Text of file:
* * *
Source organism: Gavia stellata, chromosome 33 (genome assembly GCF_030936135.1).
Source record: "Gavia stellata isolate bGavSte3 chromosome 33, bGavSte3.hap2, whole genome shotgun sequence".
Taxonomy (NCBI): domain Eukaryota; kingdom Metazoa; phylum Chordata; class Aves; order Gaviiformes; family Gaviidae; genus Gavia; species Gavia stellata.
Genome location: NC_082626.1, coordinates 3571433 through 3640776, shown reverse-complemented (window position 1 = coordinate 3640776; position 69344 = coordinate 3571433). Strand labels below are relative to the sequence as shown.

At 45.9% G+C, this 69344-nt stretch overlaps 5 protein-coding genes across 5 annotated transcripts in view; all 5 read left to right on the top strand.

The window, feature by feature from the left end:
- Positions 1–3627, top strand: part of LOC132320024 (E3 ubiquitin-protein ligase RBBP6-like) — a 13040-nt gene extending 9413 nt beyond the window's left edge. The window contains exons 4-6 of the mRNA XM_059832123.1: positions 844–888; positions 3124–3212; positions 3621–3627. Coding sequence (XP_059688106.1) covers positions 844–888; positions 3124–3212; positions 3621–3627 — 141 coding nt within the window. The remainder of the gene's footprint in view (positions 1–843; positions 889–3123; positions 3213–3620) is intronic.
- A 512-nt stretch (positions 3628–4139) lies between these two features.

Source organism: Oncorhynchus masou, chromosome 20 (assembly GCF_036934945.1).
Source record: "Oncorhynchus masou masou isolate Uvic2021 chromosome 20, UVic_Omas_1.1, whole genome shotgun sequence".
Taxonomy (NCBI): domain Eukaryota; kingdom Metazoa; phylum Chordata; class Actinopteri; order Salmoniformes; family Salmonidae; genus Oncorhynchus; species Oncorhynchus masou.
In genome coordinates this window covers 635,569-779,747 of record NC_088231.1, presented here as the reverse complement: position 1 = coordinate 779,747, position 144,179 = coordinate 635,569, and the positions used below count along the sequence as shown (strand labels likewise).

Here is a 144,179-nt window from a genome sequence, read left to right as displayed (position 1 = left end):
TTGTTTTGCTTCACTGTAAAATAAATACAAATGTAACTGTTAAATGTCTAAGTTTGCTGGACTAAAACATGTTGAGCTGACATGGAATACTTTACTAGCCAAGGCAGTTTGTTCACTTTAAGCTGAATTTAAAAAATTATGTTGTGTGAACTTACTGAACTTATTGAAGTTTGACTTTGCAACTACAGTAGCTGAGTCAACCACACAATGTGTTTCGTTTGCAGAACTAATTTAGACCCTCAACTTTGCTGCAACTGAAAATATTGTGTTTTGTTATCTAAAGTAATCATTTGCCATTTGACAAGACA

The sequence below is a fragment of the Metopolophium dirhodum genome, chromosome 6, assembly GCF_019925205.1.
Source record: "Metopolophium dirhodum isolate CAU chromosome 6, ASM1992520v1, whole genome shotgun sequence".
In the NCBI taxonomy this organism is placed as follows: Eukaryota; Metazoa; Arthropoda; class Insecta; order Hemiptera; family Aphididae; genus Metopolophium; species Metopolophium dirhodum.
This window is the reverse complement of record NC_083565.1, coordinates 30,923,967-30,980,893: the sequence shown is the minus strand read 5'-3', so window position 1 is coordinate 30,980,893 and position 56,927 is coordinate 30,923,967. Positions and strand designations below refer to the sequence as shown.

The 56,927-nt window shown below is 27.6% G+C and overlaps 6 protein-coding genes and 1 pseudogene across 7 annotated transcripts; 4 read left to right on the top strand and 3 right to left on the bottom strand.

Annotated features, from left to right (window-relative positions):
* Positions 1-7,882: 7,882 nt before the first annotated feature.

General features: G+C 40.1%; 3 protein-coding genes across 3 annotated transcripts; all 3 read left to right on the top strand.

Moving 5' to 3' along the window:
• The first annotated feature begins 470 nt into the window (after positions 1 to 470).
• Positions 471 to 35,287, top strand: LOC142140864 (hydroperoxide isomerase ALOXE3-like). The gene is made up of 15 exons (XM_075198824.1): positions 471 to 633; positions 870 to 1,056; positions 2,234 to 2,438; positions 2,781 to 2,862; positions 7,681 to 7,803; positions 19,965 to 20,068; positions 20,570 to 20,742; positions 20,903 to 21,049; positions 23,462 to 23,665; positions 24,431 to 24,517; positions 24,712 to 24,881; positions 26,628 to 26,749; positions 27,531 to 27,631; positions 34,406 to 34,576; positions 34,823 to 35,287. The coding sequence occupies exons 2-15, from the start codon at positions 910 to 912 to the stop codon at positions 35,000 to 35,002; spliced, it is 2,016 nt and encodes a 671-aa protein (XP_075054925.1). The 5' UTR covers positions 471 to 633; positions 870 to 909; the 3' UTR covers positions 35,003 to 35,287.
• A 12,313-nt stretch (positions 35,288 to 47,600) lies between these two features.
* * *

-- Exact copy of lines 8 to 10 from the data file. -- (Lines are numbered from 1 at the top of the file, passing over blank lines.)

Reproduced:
- A 512-nt stretch (positions 3628–4139) lies between these two features.

Source organism: Oncorhynchus masou, chromosome 20 (assembly GCF_036934945.1).
Source record: "Oncorhynchus masou masou isolate Uvic2021 chromosome 20, UVic_Omas_1.1, whole genome shotgun sequence".